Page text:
Arizona Republicans rush anti-immigration bills through legislature with limited public input

border line

LUKEVILLE, ARIZONA - DECEMBER 07: Immigrants are photographed at a U.S. Border Patrol processing center after they crossed the U.S.-Mexico border on December 07, 2023 in Lukeville, Arizona. A surge of immigrants illegally passing through openings cut by smugglers into the border wall has overwhelmed U.S. immigration authorities, causing them to shut down several international ports of entry so that officers can help process the new arrivals. (Photo by John Moore/Getty Images)

By Camaron Stevenson

February 22, 2024

Nearly 15 years after Arizona drew international condemnation for its controversial—and ultimately illegal—“show me your papers” law, the Arizona Legislature this week advanced a slate of anti-immigration legislation that threatens to go even further.

The Republican-sponsored House Bill 2748, Senate Bill 1231, and House Concurrent Resolution 2060 passed along party lines Wednesday, with every Republican voting for the legislation and every Democrat against. The trio has been dubbed, “SB 1070: 2.0,” after the 2010 law passed in Arizona that, among other things, allowed law enforcement to ask anyone for proof of citizenship if the officer suspected they were undocumented.  This provision in the law was determined to be a form of racial profiling, and was struck down by the US Supreme Court.

“Championing divisive—and racist—legislation, the sponsors deepen division,  an environment of fear and discrimination while legalizing racial profiling,” said Alejandra Gomez, executive director of Living United for Change in Arizona. “This SB1070 2.0 package does little to nothing to address the humanitarian crisis at the border.”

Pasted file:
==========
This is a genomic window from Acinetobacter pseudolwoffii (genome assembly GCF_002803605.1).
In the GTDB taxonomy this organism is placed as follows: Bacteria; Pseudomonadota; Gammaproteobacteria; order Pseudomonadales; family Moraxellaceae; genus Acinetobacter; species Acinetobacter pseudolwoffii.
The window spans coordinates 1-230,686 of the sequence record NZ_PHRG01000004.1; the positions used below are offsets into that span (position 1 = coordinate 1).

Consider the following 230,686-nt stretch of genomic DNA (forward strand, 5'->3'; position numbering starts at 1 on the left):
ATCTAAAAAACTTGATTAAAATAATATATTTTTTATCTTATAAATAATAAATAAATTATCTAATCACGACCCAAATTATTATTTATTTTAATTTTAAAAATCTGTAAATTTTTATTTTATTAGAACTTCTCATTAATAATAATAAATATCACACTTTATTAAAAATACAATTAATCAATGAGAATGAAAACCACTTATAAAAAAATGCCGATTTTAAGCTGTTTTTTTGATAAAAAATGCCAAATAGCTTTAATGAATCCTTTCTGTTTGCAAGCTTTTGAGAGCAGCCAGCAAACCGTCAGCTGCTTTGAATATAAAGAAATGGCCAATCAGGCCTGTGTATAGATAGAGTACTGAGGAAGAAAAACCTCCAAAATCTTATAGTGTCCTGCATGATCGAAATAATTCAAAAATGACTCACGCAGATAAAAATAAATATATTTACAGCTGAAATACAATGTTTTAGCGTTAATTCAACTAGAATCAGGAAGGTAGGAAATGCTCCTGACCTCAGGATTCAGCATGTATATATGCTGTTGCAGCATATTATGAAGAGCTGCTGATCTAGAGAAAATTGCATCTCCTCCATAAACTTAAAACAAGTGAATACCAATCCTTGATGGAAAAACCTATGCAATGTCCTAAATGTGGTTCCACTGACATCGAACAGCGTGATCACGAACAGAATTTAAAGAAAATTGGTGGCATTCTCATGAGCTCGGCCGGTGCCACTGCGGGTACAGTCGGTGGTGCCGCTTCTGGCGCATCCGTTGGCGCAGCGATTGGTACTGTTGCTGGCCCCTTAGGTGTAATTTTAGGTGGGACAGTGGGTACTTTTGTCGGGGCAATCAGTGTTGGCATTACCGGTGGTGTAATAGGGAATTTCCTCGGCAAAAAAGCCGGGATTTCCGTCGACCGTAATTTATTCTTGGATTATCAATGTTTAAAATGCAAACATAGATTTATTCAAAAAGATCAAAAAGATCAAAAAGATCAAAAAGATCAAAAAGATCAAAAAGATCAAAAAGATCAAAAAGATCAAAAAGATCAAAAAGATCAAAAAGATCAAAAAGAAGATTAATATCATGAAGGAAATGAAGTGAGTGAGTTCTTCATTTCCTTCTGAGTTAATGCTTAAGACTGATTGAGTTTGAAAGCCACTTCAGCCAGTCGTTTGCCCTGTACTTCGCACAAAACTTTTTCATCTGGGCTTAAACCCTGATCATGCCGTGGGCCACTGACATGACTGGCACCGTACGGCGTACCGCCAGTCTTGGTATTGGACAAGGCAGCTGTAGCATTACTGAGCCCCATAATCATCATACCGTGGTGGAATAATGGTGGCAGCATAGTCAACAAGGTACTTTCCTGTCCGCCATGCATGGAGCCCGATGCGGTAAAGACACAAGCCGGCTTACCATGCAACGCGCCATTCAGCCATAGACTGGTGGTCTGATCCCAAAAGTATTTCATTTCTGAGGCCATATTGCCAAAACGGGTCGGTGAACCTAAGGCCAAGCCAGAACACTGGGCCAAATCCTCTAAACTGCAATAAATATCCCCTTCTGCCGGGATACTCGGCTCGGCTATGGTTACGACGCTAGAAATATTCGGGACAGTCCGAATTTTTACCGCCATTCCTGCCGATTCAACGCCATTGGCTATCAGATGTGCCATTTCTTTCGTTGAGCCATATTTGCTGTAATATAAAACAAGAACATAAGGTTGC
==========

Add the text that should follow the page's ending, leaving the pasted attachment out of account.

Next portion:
If the proposals become law, they would:

  • Give local law enforcement authority to detain and arrest immigrants.
  • Grant law enforcement blanket immunity while enforcing immigration laws, removing any form of accountability for potential misconduct.
  • Restrict aid for refugees and asylum seekers fleeing violence and persecution.
  • Make entering the US outside a port of entry a state crime.
  • Give local judges authority in immigration cases.
  • Reduce the number of jobs available for undocumented workers.
  • Require citizenship verification for public benefit applications and licensing.

What happens next

The two bills are focused on harsher border penalties and would empower law enforcement in a similar way to SB 1070. Next, each bill will be debated over and voted on in the legislative chamber opposite of where it was introduced. Should the bills be approved in the second chamber, they will then be sent to Gov. Katie Hobbs.

Hobbs, who has called for a solution to secure the border while providing necessary humanitarian aid to those in need, told the Arizona Capitol Times that she plans to veto SB 1232—and by extension, HB 2748, since the bills mirror each other—should the legislature send it to her.